Court Rejects Prison-Based Gerrymandering Lawsuit!

FOR IMMEDIATE RELEASE | December 2, 2011

Media Contact: Ramon Velasquez, (347) 683-6747 / Sean Barry, (646) 373-3344,

Formerly Incarcerated Activists Praise New York State Supreme Court Decision Rejecting Prison-Based Gerrymandering Lawsuit

Statement by VOCAL-NY leader Ramon Velasquez. 

(Ramon was incarcerated in Attica during the 2000 Census count and subsequent legislative redistricting. Ramon helped lead VOCAL-NY’s successful grassroots campaign to end prison-based gerrymandering in 2010.  Represented by the Brennan Center for Justice and other co-counsel, VOCAL-NY applied for intervener status in response to the lawsuit but was not allowed to participate due to a lower court decision.)

“The judge’s decision today is clear – no more excuses or delays.  It’s time for LATFOR to stop their partisan bickering and implement the law ending prison-based gerrymandering.

The politicians behind this lawsuit fought reform because they benefitted from the status quo.  Counting inmates as constituents helped them win seats in districts that wouldn’t otherwise exist.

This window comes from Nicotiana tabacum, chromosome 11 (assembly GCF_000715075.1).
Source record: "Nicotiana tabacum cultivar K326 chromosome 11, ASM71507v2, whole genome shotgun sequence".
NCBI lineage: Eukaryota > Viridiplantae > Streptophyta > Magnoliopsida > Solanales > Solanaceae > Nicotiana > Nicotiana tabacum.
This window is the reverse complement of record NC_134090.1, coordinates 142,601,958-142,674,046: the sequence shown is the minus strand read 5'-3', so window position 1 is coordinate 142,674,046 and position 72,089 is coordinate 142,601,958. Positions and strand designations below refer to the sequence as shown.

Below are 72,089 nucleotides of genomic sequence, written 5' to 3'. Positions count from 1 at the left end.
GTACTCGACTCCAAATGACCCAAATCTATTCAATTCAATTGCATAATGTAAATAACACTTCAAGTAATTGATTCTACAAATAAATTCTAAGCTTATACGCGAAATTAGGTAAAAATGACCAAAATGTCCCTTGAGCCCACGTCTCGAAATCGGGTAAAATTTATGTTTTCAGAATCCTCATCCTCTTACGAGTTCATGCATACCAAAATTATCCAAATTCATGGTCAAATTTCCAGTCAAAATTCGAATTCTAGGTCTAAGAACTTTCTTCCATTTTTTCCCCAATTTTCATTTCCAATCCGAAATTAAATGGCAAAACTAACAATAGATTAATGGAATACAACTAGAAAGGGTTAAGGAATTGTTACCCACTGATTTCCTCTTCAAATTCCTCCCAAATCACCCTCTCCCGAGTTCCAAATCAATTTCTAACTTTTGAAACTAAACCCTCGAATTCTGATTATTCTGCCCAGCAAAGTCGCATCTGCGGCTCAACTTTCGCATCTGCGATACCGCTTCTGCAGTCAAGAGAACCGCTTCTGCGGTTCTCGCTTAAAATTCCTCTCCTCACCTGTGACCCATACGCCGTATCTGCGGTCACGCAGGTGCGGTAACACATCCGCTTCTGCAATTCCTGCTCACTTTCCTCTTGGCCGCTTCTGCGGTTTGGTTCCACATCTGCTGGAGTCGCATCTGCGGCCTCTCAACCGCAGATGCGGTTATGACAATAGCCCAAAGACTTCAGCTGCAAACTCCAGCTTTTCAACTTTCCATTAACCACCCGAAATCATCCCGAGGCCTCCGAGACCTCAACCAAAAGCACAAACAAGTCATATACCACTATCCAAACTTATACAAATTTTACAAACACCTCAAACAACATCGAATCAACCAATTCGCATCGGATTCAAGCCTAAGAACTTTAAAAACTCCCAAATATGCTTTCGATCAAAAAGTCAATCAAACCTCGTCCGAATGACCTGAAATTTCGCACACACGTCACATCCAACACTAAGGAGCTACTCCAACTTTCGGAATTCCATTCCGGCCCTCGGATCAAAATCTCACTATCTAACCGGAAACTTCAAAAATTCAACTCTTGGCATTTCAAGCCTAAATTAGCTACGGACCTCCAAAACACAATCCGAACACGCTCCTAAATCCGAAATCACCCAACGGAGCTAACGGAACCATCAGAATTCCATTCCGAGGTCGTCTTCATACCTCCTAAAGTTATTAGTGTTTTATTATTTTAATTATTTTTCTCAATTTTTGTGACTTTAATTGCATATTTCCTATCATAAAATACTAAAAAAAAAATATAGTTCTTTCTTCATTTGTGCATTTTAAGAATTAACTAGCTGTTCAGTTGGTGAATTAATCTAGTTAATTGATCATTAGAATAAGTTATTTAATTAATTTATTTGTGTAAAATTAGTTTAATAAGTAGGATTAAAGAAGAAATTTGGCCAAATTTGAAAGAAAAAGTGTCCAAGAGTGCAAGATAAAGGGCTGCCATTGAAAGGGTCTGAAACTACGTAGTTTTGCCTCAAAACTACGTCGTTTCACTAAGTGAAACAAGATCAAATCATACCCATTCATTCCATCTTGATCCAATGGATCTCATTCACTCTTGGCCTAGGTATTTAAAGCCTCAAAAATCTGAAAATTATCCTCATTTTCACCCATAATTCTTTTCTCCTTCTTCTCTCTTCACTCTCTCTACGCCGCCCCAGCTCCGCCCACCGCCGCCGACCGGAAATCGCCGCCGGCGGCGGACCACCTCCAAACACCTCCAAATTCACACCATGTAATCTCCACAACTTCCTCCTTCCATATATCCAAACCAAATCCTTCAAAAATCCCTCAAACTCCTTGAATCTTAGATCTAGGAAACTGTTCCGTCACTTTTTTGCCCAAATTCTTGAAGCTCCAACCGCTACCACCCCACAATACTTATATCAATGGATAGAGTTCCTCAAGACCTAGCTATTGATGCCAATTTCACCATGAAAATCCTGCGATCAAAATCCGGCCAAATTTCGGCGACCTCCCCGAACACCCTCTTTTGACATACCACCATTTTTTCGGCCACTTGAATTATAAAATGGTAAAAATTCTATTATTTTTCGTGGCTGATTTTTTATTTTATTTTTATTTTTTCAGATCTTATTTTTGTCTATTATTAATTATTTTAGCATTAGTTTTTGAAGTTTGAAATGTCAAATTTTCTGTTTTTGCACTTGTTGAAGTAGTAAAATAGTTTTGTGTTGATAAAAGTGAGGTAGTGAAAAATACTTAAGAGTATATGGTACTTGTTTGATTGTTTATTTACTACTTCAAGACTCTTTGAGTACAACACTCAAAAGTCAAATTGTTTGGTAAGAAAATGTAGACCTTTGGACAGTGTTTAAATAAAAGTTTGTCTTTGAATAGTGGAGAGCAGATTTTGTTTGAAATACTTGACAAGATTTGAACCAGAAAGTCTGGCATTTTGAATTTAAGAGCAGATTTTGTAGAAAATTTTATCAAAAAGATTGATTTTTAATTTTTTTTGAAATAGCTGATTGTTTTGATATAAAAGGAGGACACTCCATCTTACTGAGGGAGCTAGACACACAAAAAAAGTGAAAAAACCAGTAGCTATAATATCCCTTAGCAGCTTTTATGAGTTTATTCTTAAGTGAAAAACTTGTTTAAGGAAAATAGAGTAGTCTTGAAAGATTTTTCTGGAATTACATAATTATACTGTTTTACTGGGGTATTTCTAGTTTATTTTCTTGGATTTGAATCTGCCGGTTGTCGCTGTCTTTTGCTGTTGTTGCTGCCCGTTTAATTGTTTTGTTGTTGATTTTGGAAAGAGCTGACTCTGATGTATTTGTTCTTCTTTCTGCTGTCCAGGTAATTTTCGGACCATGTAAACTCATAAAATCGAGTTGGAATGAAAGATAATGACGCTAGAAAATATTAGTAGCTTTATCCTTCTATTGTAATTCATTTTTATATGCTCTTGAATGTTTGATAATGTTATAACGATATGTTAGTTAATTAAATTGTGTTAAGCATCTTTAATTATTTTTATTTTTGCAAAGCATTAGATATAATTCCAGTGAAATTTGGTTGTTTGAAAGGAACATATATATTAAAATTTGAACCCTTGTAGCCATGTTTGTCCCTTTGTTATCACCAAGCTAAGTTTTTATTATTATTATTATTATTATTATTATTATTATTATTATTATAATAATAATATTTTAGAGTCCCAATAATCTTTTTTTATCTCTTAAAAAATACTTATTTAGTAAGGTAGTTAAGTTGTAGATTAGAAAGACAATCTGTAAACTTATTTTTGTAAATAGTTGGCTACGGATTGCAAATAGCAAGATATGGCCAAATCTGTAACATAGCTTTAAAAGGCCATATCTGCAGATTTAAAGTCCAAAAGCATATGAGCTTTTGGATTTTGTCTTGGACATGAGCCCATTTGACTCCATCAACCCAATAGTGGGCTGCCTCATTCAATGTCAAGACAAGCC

Prison-based gerrymandering hurt families like mine who had a loved one incarcerated.  Under the old rules, your vote counted less if you lived in a community with high rates of incarceration, and your vote counted more if you lived in a county with a prison.   That’s not fair and thankfully now it’s illegal.

There’s no reason to count inmates where they’re incarcerated.  Inmates don’t mingle with the community outside the walls of the prison.  They don’t use local services. They don’t have the same kinds of interests.  In fact, far too long prison-based gerrymandering encouraged politicians to advocate for policies that meant locking up more people because it helped them keep their seats.

The vast majority of inmates aren’t doing life sentences – they’re coming home. And now that’s now where they’ll be counted.”


VOCAL-NY is a grassroots organization building power among low-income people affected by HIV/AIDS, mass incarceration and the war on drugs to build health and just communities.


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